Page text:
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NEA 'IDEA Brief' #6




NEA members ask:

What are multi-categorical special education classrooms?
Do they impact special education teacher retention?


My district is planning to establish "multi-categorical special education classrooms." What are they and how do they work?

A multi-categorical special education classroom is one that includes students with a wide range of disability categories and learning needs. Such classrooms and placements are known by several other names across the country -- cross-categorical, non-categorical and mixed ability special education classrooms. Whatever the name, they all signify the same thing - that students are placed together for learning, rather than separated into distinct  classroom "categories" that describe their identified physical or learning disabilities.

Wouldn't it be better to separate students into classes based on certain disability categories? In that way all students could get the specific help they need.

It just isn't that simple or clear. The categories of disability that describe students' special education learning needs are often far from unambiguous. In addition, many believe that maintaining a strict categorical approach to serving students often results in fragmented programs and services. One of the reasons states and districts have typically used categorical systems is to limit students' access to special services, rather than to make special services available according to each individual's need -- so the categories have actually served as "gatekeepers" in some instances.


Why do some teachers favor a multi-categorical classroom?

 Many educators feel that the categories commonly employed to describe students with apparently similar difficulties and disabilities are sometimes questionable, but more importantly, they are of little or no use in determining the appropriate pedagogy to be employed with a particular student. Some experts say that by allowing students from several different categories to come together in one class without specific labels, teachers are more likely to view students as individuals with particular instructional needs, rather than a category of learners who may or may not meet certain expectations for learning (Wheldall, 1994).

But what about teaching in multi-categorical classrooms? Wouldn't that require a teacher like me to be certified in a lot of different areas?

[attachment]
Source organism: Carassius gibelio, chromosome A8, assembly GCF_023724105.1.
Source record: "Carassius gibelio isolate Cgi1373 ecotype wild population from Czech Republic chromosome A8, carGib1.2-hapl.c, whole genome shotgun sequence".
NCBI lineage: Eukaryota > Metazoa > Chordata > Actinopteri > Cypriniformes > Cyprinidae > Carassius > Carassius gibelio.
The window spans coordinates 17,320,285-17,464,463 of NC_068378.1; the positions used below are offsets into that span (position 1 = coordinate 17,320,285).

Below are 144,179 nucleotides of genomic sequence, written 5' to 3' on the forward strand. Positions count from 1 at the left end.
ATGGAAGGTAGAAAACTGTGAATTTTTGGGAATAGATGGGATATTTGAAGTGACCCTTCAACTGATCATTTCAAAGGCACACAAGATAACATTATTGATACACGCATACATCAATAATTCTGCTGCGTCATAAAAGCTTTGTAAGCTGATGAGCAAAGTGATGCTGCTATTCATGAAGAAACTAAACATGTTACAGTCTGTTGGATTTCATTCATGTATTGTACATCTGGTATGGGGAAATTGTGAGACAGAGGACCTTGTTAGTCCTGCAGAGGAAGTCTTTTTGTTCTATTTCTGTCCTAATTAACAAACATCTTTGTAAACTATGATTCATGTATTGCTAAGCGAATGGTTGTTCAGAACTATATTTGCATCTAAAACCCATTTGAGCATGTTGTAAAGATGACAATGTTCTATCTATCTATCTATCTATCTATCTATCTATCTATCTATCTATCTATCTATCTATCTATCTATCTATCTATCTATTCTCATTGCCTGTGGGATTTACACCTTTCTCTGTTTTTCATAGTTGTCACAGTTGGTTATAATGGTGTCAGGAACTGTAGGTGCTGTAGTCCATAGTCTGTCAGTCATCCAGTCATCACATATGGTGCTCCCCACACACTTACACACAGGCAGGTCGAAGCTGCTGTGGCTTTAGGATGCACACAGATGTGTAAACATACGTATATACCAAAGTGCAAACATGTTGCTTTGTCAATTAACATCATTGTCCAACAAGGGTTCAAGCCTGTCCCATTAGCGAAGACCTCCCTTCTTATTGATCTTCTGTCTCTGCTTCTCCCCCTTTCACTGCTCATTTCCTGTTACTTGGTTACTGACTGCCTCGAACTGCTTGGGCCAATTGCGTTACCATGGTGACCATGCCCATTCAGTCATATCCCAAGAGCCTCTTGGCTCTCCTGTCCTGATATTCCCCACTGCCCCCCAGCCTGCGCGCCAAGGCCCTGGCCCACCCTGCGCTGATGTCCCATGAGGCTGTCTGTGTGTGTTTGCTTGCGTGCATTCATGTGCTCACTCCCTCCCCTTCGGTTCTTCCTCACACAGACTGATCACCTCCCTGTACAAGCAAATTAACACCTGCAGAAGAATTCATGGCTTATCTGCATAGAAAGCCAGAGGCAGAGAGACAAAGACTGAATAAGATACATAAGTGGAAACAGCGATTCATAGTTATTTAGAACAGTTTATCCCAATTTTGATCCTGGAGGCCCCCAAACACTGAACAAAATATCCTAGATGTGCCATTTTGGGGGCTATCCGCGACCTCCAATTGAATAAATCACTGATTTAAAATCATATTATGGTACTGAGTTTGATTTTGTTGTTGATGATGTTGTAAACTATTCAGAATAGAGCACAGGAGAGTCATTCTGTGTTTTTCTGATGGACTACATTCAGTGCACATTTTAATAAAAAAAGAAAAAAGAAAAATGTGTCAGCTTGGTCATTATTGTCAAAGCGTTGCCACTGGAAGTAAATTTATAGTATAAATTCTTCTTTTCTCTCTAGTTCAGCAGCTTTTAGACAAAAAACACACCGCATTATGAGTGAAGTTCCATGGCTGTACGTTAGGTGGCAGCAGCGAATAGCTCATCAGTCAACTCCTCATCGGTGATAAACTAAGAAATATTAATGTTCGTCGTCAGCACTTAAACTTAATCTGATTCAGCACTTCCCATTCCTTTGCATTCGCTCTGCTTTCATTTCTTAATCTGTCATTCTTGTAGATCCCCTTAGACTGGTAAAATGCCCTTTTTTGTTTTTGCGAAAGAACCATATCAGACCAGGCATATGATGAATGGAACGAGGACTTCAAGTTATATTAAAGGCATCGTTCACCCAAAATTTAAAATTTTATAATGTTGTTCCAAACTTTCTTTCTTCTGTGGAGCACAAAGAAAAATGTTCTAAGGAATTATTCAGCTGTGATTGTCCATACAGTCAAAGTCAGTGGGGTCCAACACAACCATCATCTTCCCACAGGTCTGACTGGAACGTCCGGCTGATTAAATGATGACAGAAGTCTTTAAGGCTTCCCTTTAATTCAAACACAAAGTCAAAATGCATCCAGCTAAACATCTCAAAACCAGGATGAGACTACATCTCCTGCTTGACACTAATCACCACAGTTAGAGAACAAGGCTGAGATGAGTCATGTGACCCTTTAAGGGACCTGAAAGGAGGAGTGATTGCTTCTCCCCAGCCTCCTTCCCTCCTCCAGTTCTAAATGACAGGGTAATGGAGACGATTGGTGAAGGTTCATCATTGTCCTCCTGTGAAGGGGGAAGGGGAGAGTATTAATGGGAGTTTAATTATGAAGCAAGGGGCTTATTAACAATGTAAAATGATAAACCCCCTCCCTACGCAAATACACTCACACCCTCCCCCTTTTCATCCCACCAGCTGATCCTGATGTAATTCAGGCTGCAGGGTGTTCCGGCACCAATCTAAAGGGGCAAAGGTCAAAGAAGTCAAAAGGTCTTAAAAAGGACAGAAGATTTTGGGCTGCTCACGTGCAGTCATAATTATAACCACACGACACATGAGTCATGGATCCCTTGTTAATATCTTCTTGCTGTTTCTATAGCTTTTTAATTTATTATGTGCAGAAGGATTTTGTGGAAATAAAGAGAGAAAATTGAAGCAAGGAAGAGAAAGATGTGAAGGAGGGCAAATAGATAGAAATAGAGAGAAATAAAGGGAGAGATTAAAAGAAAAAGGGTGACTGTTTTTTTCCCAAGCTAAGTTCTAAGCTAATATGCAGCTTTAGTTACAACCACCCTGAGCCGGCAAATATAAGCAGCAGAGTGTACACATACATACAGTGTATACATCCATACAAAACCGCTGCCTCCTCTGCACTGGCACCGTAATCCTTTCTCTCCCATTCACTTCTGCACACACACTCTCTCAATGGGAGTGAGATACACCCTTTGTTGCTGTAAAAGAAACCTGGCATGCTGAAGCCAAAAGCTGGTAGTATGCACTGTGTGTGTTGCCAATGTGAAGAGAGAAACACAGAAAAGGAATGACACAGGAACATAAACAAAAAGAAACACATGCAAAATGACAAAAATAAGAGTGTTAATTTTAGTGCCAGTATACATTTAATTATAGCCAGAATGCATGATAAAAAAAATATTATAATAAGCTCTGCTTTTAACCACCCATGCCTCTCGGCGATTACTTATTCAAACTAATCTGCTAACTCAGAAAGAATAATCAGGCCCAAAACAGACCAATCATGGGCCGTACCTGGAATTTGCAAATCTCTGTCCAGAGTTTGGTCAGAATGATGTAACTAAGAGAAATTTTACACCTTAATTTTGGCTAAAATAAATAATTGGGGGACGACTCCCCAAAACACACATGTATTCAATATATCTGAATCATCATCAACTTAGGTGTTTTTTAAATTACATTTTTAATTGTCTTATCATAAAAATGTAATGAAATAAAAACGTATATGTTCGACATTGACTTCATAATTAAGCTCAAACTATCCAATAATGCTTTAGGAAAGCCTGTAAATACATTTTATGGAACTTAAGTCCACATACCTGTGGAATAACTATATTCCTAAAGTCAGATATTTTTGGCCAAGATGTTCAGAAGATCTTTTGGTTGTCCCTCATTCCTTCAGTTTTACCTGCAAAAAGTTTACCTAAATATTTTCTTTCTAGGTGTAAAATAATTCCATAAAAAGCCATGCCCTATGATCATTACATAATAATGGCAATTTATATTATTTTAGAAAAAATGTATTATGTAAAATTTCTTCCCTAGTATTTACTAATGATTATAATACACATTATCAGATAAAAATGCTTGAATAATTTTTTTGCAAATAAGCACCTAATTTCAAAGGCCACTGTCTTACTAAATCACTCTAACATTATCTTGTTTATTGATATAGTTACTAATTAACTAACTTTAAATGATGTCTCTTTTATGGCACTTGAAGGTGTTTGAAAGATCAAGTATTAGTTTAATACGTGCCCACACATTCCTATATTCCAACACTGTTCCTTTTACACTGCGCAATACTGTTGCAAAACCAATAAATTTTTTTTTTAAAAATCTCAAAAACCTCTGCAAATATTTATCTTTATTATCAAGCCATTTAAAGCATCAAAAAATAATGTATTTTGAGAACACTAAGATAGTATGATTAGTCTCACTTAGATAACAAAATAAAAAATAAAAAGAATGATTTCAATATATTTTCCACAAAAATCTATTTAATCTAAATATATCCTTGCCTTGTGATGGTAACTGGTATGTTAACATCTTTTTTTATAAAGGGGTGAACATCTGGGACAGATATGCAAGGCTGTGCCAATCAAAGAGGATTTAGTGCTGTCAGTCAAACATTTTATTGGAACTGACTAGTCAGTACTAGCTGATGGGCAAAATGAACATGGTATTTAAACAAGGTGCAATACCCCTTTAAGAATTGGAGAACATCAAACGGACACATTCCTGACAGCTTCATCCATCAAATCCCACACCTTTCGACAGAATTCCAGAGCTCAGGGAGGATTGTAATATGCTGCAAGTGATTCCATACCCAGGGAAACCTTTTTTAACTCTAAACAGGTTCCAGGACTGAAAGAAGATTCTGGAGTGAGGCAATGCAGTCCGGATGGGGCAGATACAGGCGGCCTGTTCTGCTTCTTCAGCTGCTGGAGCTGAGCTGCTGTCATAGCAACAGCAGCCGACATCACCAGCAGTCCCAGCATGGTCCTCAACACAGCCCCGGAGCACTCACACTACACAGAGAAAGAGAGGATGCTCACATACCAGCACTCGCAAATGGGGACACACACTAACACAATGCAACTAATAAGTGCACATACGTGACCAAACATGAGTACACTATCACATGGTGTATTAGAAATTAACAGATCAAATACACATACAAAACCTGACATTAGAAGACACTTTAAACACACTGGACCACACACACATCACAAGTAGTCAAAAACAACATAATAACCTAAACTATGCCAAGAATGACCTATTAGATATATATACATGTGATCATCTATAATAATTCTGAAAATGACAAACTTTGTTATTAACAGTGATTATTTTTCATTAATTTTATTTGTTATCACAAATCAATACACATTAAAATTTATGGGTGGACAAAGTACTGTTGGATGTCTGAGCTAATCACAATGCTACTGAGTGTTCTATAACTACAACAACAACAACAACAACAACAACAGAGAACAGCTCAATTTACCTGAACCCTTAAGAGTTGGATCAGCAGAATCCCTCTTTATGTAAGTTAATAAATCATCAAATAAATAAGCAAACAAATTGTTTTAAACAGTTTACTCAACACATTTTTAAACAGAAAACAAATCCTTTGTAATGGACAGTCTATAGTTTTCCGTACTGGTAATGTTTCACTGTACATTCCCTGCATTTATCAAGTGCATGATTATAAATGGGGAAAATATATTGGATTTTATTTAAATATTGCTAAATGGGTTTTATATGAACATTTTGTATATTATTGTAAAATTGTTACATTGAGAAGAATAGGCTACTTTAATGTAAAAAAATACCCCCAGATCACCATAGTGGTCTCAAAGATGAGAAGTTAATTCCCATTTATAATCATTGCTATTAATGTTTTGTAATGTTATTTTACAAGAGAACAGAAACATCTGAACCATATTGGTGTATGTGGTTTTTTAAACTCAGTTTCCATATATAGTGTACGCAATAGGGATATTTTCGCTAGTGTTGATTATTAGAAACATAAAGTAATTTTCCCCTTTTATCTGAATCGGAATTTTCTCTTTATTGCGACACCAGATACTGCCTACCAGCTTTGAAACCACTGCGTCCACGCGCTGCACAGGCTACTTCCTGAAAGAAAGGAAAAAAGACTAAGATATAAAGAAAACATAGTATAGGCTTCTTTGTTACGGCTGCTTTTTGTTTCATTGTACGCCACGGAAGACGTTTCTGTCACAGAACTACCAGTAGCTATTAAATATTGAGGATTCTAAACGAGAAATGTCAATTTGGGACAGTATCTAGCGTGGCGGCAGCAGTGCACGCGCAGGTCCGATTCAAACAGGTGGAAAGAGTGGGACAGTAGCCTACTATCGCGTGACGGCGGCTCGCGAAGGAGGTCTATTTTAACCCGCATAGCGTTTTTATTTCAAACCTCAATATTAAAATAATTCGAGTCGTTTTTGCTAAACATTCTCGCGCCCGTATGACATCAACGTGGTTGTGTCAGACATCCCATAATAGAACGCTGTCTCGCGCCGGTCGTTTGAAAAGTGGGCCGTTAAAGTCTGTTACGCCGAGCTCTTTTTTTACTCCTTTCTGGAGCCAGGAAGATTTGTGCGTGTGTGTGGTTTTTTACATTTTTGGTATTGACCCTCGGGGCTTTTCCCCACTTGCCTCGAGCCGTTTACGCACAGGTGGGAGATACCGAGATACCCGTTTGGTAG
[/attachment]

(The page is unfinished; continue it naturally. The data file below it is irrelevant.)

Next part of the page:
It depends on what state you teach in. Special education certifications vary from state to state. Some states offer categorical licenses that certify teachers to teach children of all ages with a specific type of disability. Other states offer a more general special education degree that certifies a teacher to teach children with all disabilities in a specific age range. Most states offer a combination of these certification types.  Geiger, et al., 2003 reports that there is an identifiable trend toward multi-categorical licensure, especially for teachers of students with mental retardation, orthopedic impairments, other health impairments, serious emotional disturbance and specific learning disabilities.

It also depends upon how your state is interpreting the "highly qualified" requirements of the so-called No Child Left Behind Act and the Individuals with Disabilities Education Act of 2004.  Both of these laws stipulate that who teach core academic subjects need to demonstrate that they are qualified to teach the subjects they are teaching.  Special education teachers who teach in multi-categorical classrooms are most likely teaching multiple core academic subjects.  The bottom line is that special education teachers will need to follow the process outlined by their states to demonstrate that they are "highly qualified" whether they are teaching students who all have the same disability or who have a variety of disabilities.

Are multi-categorical classes more difficult to teach? Do they affect teacher retention?

Interestingly enough, some very preliminary research (Carlson & Billingsley, 2001) suggests that rather than the number of students, diversity of caseloads may contribute to teacher attrition. Special educators who planned to leave "as soon as possible" were significantly more likely to teach students with four or more different primary disabilities compared to those who were planning to stay.  What is not clear from this research is why teachers plan to leave -- is it a lack of adequate preparation or training or the number of students combined with the diversity of caseloads, rather than total caseload -- as previously thought. This question will no doubt merit further study.


References

Billingsley, B. (2003). Special education teacher retention and attrition: A critical analysis of the literature. Gainesville, FL: University of Florida, Center on Personnel Studies in Special Education. Retrieved from http://www.copsse.org/ on February 4, 2005.

Geiger, W. L., Crutchfield, M.D., and Mainzer, R. (2003). The status of licensure of special education teachers in the 21st century. Gainesville, FL: University of Florida, Center on Personnel Studies in Special Education. Retrieved from http://www.copsse.org/ on February 8, 2005.

Wheldall, K. (1994). Why do contemporary special educators favor a non-categorical approach to teaching?  Special Education Perspectives, (3), 1. Retrieved from http://www.aces.mq.edu.au/downloads%5Cmusec%5C Contempory Special_Educators.pdf